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San Francisco's smallest gallery invites patrons to take a peek

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A man looks in the peephole at Savernack Street.
Aaron Mendelson/KQED
A man looks in the peephole at Savernack Street.

The San Francisco art scene is pretty huge, but in the Mission District there's one gallery that is decidedly smaller. So small that it can't actually host visitors.

The San Francisco art scene is pretty huge, but in the Mission District there's one gallery that is decidedly smaller. So small that it can't actually host visitors. The collection can only be viewed in one pretty unusual manner. Reporter Aaron Mendelson has the story.

Among the art galleries in San Francisco’s Mission District, Savernack Street is different. It’s a few blocks from the main thoroughfares, features just one piece of art per month and doesn’t allow patrons to come inside. At Savernack Street, visitors can view the art only through a peephole.

That peephole is at the center of a light green door. The door sits on a quiet stretch of 24th Street, right next to Highway 101, and it can be easy to miss. To peer inside, passers-by flip on a light switch next to the door.

“When we see peepholes on doors, we assume that they’re going in the other direction,” said Carrie Katz, who owns and curates the gallery.  She says her gallery attracts the attention of people walking their dogs, or coming and going from a nearby hospital. Those viewers “have either the thrill or anxiety of being a voyeur,” she says.

A recent Savernack Street exhibit featured a work by photographer Jo Babcock. At the opening on a sunny Saturday afternoon, people chatted on the street in front of the gallery. They sipped tea, snacked on pretzels and took turns looking in at Babcock’s installation.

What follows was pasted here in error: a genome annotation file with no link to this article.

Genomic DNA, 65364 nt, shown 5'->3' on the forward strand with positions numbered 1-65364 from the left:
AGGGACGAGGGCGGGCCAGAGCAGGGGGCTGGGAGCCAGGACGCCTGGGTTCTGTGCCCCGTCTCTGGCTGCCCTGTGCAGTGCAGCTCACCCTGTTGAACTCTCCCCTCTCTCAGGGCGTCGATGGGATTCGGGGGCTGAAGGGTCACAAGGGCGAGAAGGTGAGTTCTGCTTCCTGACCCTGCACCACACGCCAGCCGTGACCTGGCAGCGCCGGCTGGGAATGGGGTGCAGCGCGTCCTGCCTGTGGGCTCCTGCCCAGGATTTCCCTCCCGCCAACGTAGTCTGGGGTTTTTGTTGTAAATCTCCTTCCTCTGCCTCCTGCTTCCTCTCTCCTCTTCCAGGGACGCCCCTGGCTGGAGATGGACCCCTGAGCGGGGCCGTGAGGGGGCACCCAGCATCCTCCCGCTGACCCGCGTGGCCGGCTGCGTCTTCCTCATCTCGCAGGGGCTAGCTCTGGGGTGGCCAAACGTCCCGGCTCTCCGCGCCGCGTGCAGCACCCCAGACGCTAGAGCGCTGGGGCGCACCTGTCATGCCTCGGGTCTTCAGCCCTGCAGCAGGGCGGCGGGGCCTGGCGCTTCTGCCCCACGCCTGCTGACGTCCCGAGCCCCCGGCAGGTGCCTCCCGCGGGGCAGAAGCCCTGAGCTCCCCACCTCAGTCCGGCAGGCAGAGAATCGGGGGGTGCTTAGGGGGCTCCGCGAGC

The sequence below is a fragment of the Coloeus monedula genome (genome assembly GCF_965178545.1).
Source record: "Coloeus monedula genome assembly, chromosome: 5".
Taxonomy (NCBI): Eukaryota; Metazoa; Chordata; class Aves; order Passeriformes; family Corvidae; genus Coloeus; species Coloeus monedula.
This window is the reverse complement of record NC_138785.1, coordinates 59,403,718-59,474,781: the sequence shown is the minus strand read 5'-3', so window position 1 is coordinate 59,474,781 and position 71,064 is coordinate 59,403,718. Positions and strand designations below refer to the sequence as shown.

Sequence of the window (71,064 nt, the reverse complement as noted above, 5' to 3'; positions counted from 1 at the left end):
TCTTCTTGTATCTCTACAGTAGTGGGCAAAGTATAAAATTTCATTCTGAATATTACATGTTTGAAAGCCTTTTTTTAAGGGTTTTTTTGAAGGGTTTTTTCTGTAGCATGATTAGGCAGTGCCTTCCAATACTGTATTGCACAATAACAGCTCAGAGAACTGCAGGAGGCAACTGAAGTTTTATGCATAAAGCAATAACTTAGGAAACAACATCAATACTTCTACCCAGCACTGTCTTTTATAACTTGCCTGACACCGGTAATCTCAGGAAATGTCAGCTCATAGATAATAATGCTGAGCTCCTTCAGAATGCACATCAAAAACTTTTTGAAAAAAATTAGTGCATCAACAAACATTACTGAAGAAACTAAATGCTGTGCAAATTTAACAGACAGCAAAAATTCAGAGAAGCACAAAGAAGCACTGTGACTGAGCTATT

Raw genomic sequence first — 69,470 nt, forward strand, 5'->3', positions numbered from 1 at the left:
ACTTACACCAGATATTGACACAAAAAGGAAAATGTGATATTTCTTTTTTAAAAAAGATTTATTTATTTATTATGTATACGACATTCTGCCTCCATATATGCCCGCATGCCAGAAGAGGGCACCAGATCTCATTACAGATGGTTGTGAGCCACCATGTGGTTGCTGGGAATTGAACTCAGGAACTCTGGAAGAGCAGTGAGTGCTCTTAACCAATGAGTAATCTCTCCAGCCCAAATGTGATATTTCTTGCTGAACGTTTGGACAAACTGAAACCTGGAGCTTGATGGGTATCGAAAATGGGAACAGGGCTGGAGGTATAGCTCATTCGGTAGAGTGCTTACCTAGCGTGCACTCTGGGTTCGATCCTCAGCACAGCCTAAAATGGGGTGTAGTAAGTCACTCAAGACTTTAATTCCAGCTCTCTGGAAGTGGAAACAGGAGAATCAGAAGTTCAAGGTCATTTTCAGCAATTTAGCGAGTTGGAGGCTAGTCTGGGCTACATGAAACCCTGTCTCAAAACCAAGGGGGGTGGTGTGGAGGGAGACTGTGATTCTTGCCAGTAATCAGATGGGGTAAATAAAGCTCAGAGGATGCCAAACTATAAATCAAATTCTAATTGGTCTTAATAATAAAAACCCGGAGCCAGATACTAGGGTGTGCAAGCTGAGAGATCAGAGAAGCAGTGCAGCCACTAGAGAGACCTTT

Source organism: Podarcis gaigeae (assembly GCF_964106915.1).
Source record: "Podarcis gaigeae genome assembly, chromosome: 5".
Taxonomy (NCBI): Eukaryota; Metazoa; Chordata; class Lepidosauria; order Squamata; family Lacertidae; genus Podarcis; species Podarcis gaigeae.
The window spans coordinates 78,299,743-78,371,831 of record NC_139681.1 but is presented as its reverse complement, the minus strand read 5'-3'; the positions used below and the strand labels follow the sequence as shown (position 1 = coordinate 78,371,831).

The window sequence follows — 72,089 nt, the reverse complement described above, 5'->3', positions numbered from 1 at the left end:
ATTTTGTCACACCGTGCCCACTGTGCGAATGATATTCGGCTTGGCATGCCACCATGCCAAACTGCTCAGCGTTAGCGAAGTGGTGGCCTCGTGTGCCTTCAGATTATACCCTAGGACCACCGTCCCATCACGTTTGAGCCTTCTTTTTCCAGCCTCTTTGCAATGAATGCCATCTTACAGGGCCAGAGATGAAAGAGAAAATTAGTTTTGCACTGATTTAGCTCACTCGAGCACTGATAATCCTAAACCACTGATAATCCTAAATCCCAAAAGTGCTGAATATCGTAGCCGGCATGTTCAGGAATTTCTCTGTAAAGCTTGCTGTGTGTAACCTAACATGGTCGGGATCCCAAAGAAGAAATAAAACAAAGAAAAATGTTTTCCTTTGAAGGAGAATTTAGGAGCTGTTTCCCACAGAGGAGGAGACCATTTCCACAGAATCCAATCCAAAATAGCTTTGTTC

His exhibit recalls photography darkrooms, with a red light, ticking black timer and the sounds of bubbling water. Babcock calls it "a little tribute to all those hours that photographers have spent in the darkroom.”

Javier Vera came to see Babcock’s art but found himself frustrated by the gallery. “I was expecting an open gallery you can go inside and see some of (Babcock’s) work exposed, just as in any other gallery," he said. "I never expected it to be a peephole.” Vera was surprised that the exhibition opening was on a sidewalk.

Katz said that reactions like Vera’s are part of the point. She designed the gallery to provoke a range of responses. Savernack Street is as much a piece of art as the installations inside. The gallery’s name refers to Savernake Road in London—there is no Savernack Street in San Francisco.

To understand the gallery, it helps to go behind the peephole. Visitors to the gallery have no idea what’s inside the building, beyond what they can see from the peephole.

Before the Babcock exhibit, Katz stood behind the green door getting ready. She gestured toward the exhibit and said, “We are looking at what nobody else can see, except for me, the curator and the artists who do the exhibit.”

This hallway is the only part of the building that Katz rents. The darkroom exhibit is mounted on the inside of the door, right on the other side of the peephole. It’s about 1 foot by 1 foot, and just a foot deep. Earlier exhibits have been even smaller. One by Lee Hunter looked like a huge installation from the peephole, but Katz could pick it up in one hand.

This hallway is all Katz can afford, she said. For her, it’s “a practical issue about how much square footage in San Francisco costs right now.” The cost of living forced Katz to get creative with the size of her gallery, and make a statement about San Francisco’s high rents along the way.

In San Francisco’s rental market, the nation’s most expensive, Katz said, “You have to be resourceful to find unused spaces and unusual spaces.”

She plans to continue with monthly exhibitions at Savernack Street. But Katz is already planning her next gallery, and it’s even smaller. How small? The new gallery is inside a wristwatch.

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